Adding Videos from Ensemble

Building with Content from your Media Library

Ensemble is a great service with many features: 

  • Stores audio and video content for faculty

  • Plays content in the browser so no extra audio/video players are needed

  • Has closed captioning options to meet accessibility requirements

After you have uploaded content to your Ensemble Media Library, you can begin embedding this content in your course.  This way, students can access your audio or video content through Blackboard in an easy to use and professional-looking way.

Embed Ensemble Videos in Blackboard

This documentation walks you through copying the embed code in Ensemble and copying it into the HTML editor in Blackboard. 

Tool Tip: While you can also use the Mashup tool in the Blackboard text editor to pull Ensemble content into Blackboard, the method described here gives you more control over resizing the video thumbnail so that it is aesthetically more pleasing and results in less scrolling.

Accessibility Tips and Techniques

Closed Captioning Required!

It is critical to remember that any audio or video content that you bring into Blackboard must be accessible.  For video content, this means that the video needs to be closed captioned; for audio-only content that contains speaking of any type, you should provide a written transcript. 

There are some very limited exceptions to this rule:

  • If the audio content is music with no lyrics or spoken words, no transcript is needed, but you should make a note that the content is music-only for your students.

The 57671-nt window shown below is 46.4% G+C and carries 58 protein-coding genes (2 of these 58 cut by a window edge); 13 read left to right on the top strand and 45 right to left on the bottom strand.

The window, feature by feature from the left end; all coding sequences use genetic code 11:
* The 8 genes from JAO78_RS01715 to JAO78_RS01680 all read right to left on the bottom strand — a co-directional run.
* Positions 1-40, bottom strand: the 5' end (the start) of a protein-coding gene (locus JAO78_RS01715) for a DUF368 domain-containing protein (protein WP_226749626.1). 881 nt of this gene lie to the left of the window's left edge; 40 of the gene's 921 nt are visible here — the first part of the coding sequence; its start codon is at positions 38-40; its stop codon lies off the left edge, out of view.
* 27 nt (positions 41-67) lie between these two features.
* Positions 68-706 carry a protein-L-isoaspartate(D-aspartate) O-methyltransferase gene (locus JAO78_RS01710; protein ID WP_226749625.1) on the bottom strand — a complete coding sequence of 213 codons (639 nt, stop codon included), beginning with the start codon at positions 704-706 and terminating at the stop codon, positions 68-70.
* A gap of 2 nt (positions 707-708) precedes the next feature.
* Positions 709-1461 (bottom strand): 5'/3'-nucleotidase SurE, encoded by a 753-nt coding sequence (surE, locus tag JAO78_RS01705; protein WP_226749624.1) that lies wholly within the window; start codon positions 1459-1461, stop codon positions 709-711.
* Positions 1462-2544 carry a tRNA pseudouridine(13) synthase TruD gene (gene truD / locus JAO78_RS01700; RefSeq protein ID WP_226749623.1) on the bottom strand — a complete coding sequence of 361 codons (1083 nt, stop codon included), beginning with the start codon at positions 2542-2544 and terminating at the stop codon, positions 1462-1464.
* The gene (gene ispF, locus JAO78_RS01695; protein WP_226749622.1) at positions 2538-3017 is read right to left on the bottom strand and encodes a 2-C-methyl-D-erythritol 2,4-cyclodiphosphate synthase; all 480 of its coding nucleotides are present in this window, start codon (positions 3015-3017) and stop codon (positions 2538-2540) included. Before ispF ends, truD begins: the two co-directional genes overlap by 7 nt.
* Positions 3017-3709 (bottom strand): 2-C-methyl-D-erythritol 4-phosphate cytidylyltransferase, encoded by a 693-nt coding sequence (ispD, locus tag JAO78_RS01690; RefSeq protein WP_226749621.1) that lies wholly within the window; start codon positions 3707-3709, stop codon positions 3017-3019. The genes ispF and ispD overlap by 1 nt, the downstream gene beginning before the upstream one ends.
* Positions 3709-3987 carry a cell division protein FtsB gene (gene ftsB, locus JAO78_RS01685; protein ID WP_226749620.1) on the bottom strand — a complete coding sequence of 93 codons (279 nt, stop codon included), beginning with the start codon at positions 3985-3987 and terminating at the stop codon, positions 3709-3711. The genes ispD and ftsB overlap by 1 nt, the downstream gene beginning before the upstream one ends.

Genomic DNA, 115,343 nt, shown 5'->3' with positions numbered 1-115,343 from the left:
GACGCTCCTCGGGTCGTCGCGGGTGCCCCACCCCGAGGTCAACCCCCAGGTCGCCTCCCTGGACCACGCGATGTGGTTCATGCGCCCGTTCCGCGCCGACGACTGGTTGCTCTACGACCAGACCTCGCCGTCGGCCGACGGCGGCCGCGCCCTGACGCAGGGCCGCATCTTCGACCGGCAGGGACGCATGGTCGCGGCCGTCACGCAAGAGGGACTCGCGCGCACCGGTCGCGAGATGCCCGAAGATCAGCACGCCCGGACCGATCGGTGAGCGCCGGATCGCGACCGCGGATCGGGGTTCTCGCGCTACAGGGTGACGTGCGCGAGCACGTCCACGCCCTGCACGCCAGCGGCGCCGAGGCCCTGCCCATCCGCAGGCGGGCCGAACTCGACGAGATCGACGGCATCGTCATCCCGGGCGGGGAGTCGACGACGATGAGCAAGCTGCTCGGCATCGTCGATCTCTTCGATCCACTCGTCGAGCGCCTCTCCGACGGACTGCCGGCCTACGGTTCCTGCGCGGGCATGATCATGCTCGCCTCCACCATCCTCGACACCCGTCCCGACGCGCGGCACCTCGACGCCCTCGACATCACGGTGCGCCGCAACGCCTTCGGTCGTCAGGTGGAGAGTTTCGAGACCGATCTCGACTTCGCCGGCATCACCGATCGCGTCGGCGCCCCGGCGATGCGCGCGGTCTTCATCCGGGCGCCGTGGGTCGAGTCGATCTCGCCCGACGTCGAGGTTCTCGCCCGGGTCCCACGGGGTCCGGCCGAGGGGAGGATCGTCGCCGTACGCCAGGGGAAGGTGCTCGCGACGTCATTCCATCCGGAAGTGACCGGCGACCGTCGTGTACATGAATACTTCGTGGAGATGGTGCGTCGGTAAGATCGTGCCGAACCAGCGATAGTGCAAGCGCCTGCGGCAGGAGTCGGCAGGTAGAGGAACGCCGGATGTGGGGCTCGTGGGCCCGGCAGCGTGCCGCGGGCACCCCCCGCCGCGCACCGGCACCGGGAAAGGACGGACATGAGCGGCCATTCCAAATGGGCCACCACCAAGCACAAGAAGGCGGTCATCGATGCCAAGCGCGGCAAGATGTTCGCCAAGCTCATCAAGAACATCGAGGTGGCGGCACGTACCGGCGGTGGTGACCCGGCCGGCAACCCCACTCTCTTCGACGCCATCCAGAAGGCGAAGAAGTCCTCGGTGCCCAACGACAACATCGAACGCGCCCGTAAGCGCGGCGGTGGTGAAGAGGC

• If the spoken parts of the audio or video content is testable content where the inclusion of captioning or a transcript would render the test ineffective (for example, the listening portion of a language test) the captioning or transcript may be exempt.  However, keep in mind that this produces a situation in which an equivalent assignment must be given if a student requests an accommodation.   

Accessibility Tips and Techniques

Seeing or hearing content is often the best way to illustrate a point, display the indescribable, add global context or diversity to a course, or simply add some immediacy.  However, because this content needs closed captioning and because closed captioning requires an investment of time, effort, and money, here are some questions to consider when using audio and/or video content:

  • Is this a resource that will be used once or infrequently?
  • Will this resource be created or prepared immediately before it is used by students?
  • Is it likely that this resource will require updates or edits?  How frequently?

If you answer yes to one or more of these questions, it is likely that this content may not be well-suited for posting on Blackboard.  Audio or video content should ideally be used in multiple semesters or courses; prepared enough in advance to generate captions or a transcript; and not require frequent edits or updates.


Article ID: 84777
Tue 8/13/19 11:56 AM
Mon 3/30/20 11:41 AM